Every morning, traditional Jews recite Psalm 149, remembering that God desires the destruction of evil. In David’s words: “Let the faithful exult… with high praises of God in their throats and two-edged swords in their hands, to execute vengeance upon the nations and punishments upon the peoples… to execute the doom decreed against them. This is the glory of all His faithful. Hallelujah!” (Psalms 149:6-7,9).
For 3,000 years, the people of Israel have prayed like David, whispering the beautiful words of Psalms through the darkest days of our exile. It is high time we learn to fight like him as well.
David was not passive. David did not sit back and wait for God to act, for an earthquake to swallow up his enemies. David did not wait for a future messianic era, when God would miraculously destroy Israel’s enemies. David understood that the people of Israel must partner with God in carrying out His will, that we must be the sharp edge of God’s sword.
David did not fight the terrorists that plagued his people with half measures, nor was he afraid to punish the “innocent civilians” who supported the terrorists who murdered his family. “I have pursued my enemies, and overtaken them; neither did I turn back till they were utterly consumed” (Psalms 18:38).
David was unconcerned with world opinion or with self righteous condemnations of other countries. He was not ashamed to seek revenge. “Oh God, smash their teeth in their mouth; shatter the fangs of lions, God… The righteous man will rejoice when he sees revenge; he will bathe his feet in the blood of the wicked. Men will say, ‘There is, then, a reward for the righteous; there is, indeed, divine justice on earth.’” (Psalms 58:7,11-12).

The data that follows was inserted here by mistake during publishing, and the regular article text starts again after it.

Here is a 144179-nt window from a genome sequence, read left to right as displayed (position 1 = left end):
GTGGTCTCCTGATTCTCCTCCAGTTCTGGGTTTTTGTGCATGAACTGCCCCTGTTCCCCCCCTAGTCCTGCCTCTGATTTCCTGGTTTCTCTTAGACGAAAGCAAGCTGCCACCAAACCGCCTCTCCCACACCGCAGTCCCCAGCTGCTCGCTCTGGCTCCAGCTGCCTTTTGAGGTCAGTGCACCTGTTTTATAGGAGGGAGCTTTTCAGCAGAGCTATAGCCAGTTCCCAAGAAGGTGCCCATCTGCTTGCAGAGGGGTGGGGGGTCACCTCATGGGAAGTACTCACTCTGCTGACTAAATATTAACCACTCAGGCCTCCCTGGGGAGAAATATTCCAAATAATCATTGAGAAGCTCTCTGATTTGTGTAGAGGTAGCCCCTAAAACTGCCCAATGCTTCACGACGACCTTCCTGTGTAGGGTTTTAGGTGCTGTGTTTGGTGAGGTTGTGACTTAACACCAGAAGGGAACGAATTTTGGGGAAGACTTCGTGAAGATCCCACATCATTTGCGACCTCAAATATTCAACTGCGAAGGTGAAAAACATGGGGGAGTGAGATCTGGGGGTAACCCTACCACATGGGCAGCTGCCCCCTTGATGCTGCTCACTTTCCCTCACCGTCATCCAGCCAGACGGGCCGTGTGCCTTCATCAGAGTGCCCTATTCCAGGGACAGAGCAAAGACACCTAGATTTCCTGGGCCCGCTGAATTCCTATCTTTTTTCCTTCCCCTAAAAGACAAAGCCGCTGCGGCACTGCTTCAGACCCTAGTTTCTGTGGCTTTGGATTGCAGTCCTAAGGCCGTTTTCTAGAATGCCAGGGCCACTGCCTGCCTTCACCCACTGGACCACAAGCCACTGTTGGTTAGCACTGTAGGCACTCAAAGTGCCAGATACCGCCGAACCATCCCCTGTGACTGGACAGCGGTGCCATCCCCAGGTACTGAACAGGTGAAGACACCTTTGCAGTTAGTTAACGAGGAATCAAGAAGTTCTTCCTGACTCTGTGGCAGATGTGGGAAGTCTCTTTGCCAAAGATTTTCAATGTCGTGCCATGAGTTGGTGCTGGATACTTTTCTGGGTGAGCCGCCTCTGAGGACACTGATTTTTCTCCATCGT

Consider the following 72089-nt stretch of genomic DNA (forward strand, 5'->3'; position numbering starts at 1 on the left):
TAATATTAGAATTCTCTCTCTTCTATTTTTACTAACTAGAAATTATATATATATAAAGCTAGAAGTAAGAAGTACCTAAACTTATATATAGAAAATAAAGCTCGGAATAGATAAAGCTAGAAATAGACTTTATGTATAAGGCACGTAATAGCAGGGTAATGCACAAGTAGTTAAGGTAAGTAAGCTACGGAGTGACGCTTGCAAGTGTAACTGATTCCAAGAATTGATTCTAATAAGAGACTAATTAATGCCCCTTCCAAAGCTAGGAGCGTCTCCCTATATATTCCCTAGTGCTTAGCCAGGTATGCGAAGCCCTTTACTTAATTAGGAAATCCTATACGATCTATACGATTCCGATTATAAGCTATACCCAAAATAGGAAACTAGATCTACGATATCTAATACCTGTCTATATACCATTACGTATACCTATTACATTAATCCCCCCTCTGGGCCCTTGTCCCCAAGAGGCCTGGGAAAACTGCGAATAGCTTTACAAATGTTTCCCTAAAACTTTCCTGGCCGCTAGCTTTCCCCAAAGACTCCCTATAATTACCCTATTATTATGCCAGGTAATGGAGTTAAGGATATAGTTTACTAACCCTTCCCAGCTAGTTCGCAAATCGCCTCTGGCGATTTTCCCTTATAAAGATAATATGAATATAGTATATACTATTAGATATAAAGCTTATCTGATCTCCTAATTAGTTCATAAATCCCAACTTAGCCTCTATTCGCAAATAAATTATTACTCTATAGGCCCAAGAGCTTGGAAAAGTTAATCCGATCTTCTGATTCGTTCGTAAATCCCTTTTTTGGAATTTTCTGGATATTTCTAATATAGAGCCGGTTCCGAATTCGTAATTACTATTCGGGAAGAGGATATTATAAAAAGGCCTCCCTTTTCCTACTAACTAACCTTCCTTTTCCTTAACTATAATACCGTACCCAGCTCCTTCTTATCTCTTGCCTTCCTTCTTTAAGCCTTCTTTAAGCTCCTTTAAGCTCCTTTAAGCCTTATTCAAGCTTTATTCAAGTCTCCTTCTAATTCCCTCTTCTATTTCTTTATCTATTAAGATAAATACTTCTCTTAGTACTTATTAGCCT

David’s actions were harsh – but they were both moral and effective. By responding forcefully to those who murdered his family, David ushered in an unprecedented era of peace, enabling his son, Solomon, to build God’s Temple in Jerusalem. Most important of all, David gave us the playbook for redemption – if only we are willing to use it.
If the State of Israel fought like David, it would send a clear and unequivocal message to all terrorists: when you commit an act of terror, your family will be deported from this land and will suffer for your acts of evil. If the State of Israel fought like David, it would tell our enemies: after every act of terror, we will declare sovereignty over another town in Judea and Samaria, our biblical homeland. And if the State of Israel fought like David, it would use overwhelming force to punish terrorists and all those who protect them and give them shelter.
War is not pleasant; in this imperfect world, innocent people inevitably suffer. But a government’s responsibility, first and foremost, is to defend its own people. Between October 2001 and June 2003, the United States unintentionally killed about 3,500 Afghan civilians through aerial bombings during Operation Enduring Freedom. Civilian deaths are tragic, but the free world understood that after the murder of American citizens on 9/11, the United States had to do everything in its power to defend its people. Yes, we must hold ourselves to a higher standard than terrorists – but not to impossibly high standards that restrict our ability to defend our people.
I didn’t want to write this article; I don’t enjoy writing about terror, suffering and revenge. I want to write about the challenges and joys of moving to Israel, about the fascinating people I’ve met here and how living in the holy land has opened my eyes to God’s miracles and blessings. But Lucy, Maia and Rina were murdered – and nothing has changed.
“May it be good in Your eyes to bless Your people Israel at every time, in every hour, with Your peace” (Jewish liturgy). For thousands of years, the people of Israel have yearned for peace, and we will not stop praying for peace until redemption comes. But love alone will not stop the terrorists. The path to peace will not be strewn with roses, but through faith in God and the fortitude to make our enemies pay for their sins. Like David, we must not forget – and we dare not forgive.
Rabbi Elie Mischel is the Marketing and Content Manager at Israel365.